Review by Derrick Carter

Running Time: 1 hour 30 minutes

MPAA Rating: R

Directed by: Amy Heckerling

Written by: Cameron Crowe

(based on the book FAST TIMES AT RIDGEMONT HIGH: A TRUE STORY by Cameron Crowe)

Starring: Sean Penn, Judge Reinhold, Jennifer Jason Leigh, Robert Romanus, Phoebe Cates, Brian Backer, Amanda Wyss, Ray Walston & Forest Whitaker

Many screenwriters have attempted to create authentic teenagers in cinema, but only a handful succeed at constructing adolescent movie characters that feel real. Richard Linklater accomplished this in DAZED AND CONFUSED and most of John Hughes’s filmography was built upon fleshing out believable teenage protagonists (with THE BREAKFAST CLUB being arguably his greatest movie). Before his career took a recent nosedive, Cameron Crowe turned an experimental trip back to high school into a film with FAST TIMES AT RIDGEMONT HIGH. This film doesn’t work on a concrete plot because it mainly follows teenagers attempt to survive a year at the titular high school. However, it’s very entertaining, quite funny, and packs unexpectedly emotional punches that resonate with the viewer.

Times are moving fast at Ridgemont High, so fast that we see an entire school year encapsulated in 90 minutes. As I mentioned before, FAST TIMES doesn’t really have a singular storyline because the script follows a bunch of different characters as they progress through their teenage lives. Brad Hamilton (Judge Reinhold) is a senior who’s attempting to break up with his girlfriend, so he can enjoy freedom in his senior year of high school. He also suffers the daily indignities of working a fast food job. Brad’s sophomore sister Stacy (Jennifer Jason Leigh) is desperate to discover sex, as she receives advice from older friend/co-worker Linda (Phoebe Cates). Meanwhile, Mark Ratner (Brian Backer) has the hots for Stacy, much to the amusement of his slick best friend Mike Damone (Robert Romanus). Also, stoned surfer dude Jeff Spicoli (Sean Penn) runs afoul of strict teacher Mr. Hand (Ray Walston).

FAST TIMES plays fast and loose with its narrative flow, jumping from Brad to Stacy to Mark to Linda to Mike to Spicoli and then whoever it feels like returning to at any given time. The film spends more time with certain characters than others, but the overall result is a cinematic collage of teenage life. Even though this film was made in the 80s and it wears that badge with pride (lots of good tunes, aged technology, and outdated fashion sense are present in every scene), FAST TIMES AT RIDGEMONT HIGH still feels very contemporary in tackling problems that teenagers face on a daily basis. I’d consider this to be one of the more believable teenage-oriented movies out there (alongside THE BREAKFAST CLUB and DAZED AND CONFUSED).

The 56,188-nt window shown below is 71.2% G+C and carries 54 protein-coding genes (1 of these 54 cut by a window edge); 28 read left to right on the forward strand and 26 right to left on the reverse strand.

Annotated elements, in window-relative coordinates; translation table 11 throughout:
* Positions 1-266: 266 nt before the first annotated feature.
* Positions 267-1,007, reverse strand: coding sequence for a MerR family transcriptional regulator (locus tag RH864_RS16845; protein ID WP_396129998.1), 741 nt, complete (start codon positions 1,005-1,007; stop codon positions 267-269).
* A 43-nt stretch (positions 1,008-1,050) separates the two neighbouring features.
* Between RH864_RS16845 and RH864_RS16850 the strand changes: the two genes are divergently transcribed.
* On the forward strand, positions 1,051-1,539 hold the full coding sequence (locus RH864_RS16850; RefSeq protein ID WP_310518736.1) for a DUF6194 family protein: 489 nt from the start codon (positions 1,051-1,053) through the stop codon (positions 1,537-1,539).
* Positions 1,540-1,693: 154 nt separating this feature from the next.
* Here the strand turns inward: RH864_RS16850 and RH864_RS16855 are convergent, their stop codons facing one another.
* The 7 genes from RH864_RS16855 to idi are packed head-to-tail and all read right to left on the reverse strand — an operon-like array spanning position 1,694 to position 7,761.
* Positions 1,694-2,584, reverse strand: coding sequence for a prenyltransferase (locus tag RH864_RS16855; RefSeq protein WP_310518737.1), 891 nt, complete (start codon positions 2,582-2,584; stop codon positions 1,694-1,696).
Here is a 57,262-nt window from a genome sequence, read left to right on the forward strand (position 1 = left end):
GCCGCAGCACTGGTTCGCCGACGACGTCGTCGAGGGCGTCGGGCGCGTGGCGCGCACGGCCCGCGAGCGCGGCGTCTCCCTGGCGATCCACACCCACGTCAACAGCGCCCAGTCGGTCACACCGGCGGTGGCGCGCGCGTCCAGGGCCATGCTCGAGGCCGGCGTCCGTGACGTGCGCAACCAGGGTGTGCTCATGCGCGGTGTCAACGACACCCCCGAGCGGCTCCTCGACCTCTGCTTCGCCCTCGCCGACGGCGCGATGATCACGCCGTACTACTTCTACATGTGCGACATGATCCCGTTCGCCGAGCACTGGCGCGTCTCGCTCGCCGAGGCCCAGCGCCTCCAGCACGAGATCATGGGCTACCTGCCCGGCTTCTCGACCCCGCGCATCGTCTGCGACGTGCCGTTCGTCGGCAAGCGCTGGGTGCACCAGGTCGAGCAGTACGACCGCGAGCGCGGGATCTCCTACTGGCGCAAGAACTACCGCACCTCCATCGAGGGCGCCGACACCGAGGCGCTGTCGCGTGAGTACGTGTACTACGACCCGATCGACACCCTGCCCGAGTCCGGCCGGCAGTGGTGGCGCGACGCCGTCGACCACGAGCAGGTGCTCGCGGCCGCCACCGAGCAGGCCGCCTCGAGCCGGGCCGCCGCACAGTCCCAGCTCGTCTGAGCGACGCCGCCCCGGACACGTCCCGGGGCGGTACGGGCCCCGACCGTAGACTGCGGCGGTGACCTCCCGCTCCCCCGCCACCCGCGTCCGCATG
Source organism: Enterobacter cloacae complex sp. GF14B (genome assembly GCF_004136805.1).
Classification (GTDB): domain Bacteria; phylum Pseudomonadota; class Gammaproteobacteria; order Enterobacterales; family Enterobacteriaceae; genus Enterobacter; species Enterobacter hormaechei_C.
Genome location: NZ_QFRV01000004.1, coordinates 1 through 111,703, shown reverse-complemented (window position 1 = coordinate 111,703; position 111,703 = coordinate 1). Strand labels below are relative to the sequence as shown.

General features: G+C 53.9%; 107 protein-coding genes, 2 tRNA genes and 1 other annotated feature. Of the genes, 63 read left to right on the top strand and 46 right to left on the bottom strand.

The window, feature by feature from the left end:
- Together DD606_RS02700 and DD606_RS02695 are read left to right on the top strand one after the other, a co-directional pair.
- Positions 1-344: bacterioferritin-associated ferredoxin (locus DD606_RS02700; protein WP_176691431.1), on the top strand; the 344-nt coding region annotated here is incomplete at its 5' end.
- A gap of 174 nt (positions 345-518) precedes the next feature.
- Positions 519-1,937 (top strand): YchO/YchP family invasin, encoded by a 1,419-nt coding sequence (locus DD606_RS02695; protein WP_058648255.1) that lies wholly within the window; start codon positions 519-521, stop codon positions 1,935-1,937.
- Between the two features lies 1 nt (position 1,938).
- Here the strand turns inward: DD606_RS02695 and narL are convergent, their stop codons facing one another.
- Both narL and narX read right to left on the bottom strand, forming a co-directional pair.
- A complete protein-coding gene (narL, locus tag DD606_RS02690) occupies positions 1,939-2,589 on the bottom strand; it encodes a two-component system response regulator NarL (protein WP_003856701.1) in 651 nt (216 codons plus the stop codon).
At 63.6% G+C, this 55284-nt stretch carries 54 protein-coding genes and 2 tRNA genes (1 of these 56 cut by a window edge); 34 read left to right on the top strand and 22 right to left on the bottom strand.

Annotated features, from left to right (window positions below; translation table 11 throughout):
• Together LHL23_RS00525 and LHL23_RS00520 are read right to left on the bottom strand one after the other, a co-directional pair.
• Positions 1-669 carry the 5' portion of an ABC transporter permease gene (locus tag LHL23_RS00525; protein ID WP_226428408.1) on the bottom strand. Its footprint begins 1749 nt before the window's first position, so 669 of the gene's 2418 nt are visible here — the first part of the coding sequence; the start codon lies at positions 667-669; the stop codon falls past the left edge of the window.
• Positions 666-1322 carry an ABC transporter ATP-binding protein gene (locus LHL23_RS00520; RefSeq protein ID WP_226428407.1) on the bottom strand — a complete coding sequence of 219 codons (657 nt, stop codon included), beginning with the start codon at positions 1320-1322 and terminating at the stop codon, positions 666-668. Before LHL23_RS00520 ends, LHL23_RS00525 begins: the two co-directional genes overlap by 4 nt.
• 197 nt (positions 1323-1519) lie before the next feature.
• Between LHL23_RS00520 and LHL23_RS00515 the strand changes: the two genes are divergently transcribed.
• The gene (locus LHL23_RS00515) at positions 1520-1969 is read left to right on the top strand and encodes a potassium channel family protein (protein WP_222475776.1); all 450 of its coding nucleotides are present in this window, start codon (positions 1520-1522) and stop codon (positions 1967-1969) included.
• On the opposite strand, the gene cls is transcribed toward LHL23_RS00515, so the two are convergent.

There are points where FAST TIMES pumps up its sexual escapades and comedic bits for big laughs. The stand-out of these light-hearted moments are easily Spicoli’s dreams about being a surfer in his porno-decorated room and his escalating conflict against Mr. Hand. These scenes are the ones that everyone seems to remember the most about FAST TIMES, not least of which as a result of Sean Penn’s hilarious performance. There’s also the sheer awkward laughs that result from Stacy practicing blow job techniques on a carrot (in front of an audience of her peers in the cafeteria), an embarrassing scenario that’s likely happened to everybody at least once in their lives, and more.

FAST TIMES isn’t strictly a comedy though, because the film does get into heavier material as it moves along. Friendships are tested and one harsh reality is faced by a certain character. Adult viewers who have long since forgotten about the drama of their teenage years will likely be reminded about difficulties they faced on their own and relate to RIDGEMONT’s characters more than they might expect to. Films like FAST TIMES serve as solid teenage-oriented entertainment because they feel real and also elicit empathy from viewers who may not fall into the intended age demographic.

What makes FAST TIMES AT RIDGEMONT HIGH so special is that the film never goes past the boundaries of reality and never gets too over-the-top for its own good. This very much feels like a slice of teenage life, regardless of the decade that it was made in and continues to be watched in. The performances from every cast member are convincing, even though certain characters receive significantly more screen time than others (one of Mark’s big subplots ties itself up a bit too quickly and easily). There are laughs and surprisingly potent drama to be found in the FAST TIMES that speed by in the space of 90 minutes. If you want to see a good coming-of-age teenage comedy-drama, FAST TIMES AT RIDGEMONT HIGH is well worth a watch!